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Artificial intelligence is changing the way we diagnose eye disease

AI is transforming the way healthcare practitioners and doctors detect disease, enabling quicker diagnosis and therefore more effective treatment plans for patients. This is particularly true for eye disease.

Artificial intelligence is highly topical in the world of healthcare and for all the right reasons.

For ophthalmologists (the eye doctors that perform surgery on the eyes and manage patients with eye disease) artificial intelligence tools are starting to help interpret the millions of photographic images that are produced in today’s eye centres in the UK.

No human could look at a retinal photograph and accurately generate such information.

Eye patients regularly have digital images taken of their eyes to diagnose and assess possible disease such as macular degeneration. These images include photographs of the retina, the tissue that senses light. Cross-sectional images of the retina are also regularly obtained. These advanced optical coherent tomogram (OCT) scans show all the different cellular layers the retina contains and can have over a million data points in one single image.

Retinal photographs are an important part of the national diabetic retinopathy screening programme in the UK. With diabetes on the increase, many people do not realise that this condition can lead to sight loss if it’s not treated.

Diabetes can affect eyesight through your blood vessels

Diabetes affects small blood vessels, damaging the retina. When the blood vessels in the central area of the retina (the macula) are affected, it’s known as diabetic maculopathy. Screening is a way of detecting the condition early before any noticeable changes affect vision. Diabetic retinopathy doesn’t usually cause any noticeable symptoms in the early stages.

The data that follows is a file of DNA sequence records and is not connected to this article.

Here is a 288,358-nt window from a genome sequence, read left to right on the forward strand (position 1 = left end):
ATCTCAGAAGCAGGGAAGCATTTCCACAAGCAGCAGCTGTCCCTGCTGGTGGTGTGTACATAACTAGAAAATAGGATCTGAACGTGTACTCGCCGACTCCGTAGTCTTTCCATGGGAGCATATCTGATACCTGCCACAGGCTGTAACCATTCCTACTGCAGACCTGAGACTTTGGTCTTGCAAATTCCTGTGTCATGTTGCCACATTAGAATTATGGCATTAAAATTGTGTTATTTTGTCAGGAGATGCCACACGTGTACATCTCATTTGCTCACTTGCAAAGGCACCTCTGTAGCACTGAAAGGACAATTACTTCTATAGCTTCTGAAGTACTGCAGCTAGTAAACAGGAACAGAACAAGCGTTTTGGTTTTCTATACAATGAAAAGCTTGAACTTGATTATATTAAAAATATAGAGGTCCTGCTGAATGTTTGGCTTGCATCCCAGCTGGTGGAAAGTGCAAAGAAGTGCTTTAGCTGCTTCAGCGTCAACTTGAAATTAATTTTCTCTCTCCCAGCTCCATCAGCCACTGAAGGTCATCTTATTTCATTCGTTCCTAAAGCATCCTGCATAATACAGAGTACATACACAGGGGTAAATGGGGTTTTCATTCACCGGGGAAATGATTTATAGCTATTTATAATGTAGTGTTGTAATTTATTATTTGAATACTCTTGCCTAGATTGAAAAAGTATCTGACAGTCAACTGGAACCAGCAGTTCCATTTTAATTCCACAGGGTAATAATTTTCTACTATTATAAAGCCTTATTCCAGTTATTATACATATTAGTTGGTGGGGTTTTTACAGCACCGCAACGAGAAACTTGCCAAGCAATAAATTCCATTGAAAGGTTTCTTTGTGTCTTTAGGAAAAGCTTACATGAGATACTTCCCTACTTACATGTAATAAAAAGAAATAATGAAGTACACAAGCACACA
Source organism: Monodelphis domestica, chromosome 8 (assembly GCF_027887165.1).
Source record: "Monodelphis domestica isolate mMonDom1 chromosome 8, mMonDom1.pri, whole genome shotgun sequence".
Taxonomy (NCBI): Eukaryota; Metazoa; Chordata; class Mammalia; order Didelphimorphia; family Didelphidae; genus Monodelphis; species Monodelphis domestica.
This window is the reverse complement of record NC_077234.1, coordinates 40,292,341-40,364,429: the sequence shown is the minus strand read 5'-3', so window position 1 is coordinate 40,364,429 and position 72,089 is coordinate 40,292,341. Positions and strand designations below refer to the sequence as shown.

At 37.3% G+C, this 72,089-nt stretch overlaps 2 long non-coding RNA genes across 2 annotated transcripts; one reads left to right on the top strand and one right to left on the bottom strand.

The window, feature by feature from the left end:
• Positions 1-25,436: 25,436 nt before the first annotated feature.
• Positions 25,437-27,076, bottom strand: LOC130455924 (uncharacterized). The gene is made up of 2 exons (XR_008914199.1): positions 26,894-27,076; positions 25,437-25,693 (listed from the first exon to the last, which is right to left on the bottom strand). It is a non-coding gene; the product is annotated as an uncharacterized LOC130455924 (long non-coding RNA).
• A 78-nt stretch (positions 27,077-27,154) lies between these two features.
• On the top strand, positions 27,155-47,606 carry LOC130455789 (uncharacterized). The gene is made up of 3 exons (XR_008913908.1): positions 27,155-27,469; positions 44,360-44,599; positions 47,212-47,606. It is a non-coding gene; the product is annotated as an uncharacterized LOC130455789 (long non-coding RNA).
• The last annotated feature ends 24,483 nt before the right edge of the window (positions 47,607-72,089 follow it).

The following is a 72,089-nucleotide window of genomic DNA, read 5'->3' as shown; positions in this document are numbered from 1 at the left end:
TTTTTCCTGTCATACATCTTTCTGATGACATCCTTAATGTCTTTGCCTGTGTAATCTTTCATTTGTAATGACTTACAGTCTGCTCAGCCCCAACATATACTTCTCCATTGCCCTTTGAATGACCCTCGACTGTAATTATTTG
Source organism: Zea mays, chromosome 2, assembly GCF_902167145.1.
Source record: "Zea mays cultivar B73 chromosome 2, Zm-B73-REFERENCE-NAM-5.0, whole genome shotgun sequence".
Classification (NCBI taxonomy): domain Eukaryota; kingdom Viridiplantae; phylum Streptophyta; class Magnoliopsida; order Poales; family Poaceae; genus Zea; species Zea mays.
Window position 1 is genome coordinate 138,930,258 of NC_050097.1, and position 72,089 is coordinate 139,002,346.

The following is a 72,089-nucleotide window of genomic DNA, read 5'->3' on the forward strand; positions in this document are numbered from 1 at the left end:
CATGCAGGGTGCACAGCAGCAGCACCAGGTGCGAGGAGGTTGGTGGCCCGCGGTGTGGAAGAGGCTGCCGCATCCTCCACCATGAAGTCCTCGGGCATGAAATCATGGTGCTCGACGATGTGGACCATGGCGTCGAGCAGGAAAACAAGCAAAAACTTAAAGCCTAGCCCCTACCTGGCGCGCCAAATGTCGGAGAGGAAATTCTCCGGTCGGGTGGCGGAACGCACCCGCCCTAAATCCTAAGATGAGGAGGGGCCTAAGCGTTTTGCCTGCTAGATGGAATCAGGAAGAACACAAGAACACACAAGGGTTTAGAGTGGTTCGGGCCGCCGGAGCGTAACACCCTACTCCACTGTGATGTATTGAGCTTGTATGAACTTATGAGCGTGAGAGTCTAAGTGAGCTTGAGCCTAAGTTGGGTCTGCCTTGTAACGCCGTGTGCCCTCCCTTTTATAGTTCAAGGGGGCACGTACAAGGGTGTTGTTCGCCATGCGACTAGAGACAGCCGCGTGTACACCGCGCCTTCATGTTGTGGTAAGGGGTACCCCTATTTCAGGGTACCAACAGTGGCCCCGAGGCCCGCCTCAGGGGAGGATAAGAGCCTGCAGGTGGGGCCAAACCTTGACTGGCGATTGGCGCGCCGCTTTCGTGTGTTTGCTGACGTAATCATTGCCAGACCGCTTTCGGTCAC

The convergence of increasing computing power and the ability to access and quickly diagnose the millions of scans by a limited number of eye doctors and technicians , would be almost impossible. This is why computers, and the way we use their learning abilities, can make such a difference to the number of patients that can be diagnosed early and eventually treated to save their sight.

AI can detect your age, gender, blood pressure and smoking habits from retinal photographs

An early example of the power of this approach includes a study of retinal photographs where, after a period of training on several hundreds of thousands of retinal photographs, computers were able to analyse photographs of an eye and very accurately predict the age of the patient, their gender, their blood pressure, whether they smoked and what their blood sugar measurement was likely to be. No human could look at a retinal photograph and accurately generate such information.

A collaborative study between Moorfields Eye Hospital and Google DeepMind demonstrates how a computer algorithm could analyse OCT images and make accurate referral suggestions, which are comparable to the standards of a clinical experts; therefore deciding whether that patient has a sight threatening problem that requires urgent attention or not.

AI can help experts diagnose more patients more efficiently

What this means for the future is that computer algorithms generated by artificial intelligence will help manage patients more speedily and as accurately as clinical experts. This will help us manage the ever-increasing number of patients who have serious eye problems such as macular degeneration or diabetic retinopathy.

The power of artificial intelligence will also help us better understand the fundamental cause of diseases too, and institutions are investing in the future.  The Wellcome Trust has recently funded a project to use artificial intelligence to find the earliest changes in the visual system that cause macular degeneration. The exciting expectation is that the research, which I am leading, will ultimately develop new treatments to save sight.

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